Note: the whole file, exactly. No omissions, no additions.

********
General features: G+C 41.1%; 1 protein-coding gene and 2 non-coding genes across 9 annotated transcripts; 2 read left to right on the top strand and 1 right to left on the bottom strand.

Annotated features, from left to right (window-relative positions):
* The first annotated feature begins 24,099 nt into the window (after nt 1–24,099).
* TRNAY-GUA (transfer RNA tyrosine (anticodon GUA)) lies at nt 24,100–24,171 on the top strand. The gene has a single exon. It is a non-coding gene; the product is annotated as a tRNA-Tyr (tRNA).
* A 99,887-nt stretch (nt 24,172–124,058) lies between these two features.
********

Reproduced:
General features: G+C 41.1%; 1 protein-coding gene and 2 non-coding genes across 9 annotated transcripts; 2 read left to right on the top strand and 1 right to left on the bottom strand.

Annotated features, from left to right (window-relative positions):
* The first annotated feature begins 24,099 nt into the window (after nt 1–24,099).
* TRNAY-GUA (transfer RNA tyrosine (anticodon GUA)) lies at nt 24,100–24,171 on the top strand. The gene has a single exon. It is a non-coding gene; the product is annotated as a tRNA-Tyr (tRNA).
* A 99,887-nt stretch (nt 24,172–124,058) lies between these two features.